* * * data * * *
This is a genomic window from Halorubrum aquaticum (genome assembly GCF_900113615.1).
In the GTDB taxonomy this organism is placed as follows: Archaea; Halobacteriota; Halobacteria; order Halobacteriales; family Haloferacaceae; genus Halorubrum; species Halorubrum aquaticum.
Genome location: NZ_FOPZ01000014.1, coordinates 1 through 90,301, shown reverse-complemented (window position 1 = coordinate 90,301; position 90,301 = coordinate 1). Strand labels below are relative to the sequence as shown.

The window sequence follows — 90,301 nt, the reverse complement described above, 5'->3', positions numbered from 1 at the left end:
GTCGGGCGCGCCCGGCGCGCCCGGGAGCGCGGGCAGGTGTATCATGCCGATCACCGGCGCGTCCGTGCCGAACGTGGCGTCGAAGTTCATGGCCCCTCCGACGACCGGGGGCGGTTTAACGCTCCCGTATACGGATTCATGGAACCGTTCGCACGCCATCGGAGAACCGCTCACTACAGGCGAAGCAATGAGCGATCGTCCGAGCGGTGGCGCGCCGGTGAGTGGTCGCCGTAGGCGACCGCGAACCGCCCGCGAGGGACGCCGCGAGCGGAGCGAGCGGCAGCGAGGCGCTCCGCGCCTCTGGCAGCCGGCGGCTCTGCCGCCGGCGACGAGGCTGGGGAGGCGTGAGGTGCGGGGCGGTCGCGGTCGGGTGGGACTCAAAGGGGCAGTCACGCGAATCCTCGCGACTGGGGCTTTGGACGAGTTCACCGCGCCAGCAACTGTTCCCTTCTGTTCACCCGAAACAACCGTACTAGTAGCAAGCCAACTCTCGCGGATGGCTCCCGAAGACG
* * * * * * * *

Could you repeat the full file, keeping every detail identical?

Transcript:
This is a genomic window from Halorubrum aquaticum (genome assembly GCF_900113615.1).
In the GTDB taxonomy this organism is placed as follows: Archaea; Halobacteriota; Halobacteria; order Halobacteriales; family Haloferacaceae; genus Halorubrum; species Halorubrum aquaticum.
Genome location: NZ_FOPZ01000014.1, coordinates 1 through 90,301, shown reverse-complemented (window position 1 = coordinate 90,301; position 90,301 = coordinate 1). Strand labels below are relative to the sequence as shown.

The window sequence follows — 90,301 nt, the reverse complement described above, 5'->3', positions numbered from 1 at the left end:
GTCGGGCGCGCCCGGCGCGCCCGGGAGCGCGGGCAGGTGTATCATGCCGATCACCGGCGCGTCCGTGCCGAACGTGGCGTCGAAGTTCATGGCCCCTCCGACGACCGGGGGCGGTTTAACGCTCCCGTATACGGATTCATGGAACCGTTCGCACGCCATCGGAGAACCGCTCACTACAGGCGAAGCAATGAGCGATCGTCCGAGCGGTGGCGCGCCGGTGAGTGGTCGCCGTAGGCGACCGCGAACCGCCCGCGAGGGACGCCGCGAGCGGAGCGAGCGGCAGCGAGGCGCTCCGCGCCTCTGGCAGCCGGCGGCTCTGCCGCCGGCGACGAGGCTGGGGAGGCGTGAGGTGCGGGGCGGTCGCGGTCGGGTGGGACTCAAAGGGGCAGTCACGCGAATCCTCGCGACTGGGGCTTTGGACGAGTTCACCGCGCCAGCAACTGTTCCCTTCTGTTCACCCGAAACAACCGTACTAGTAGCAAGCCAACTCTCGCGGATGGCTCCCGAAGACG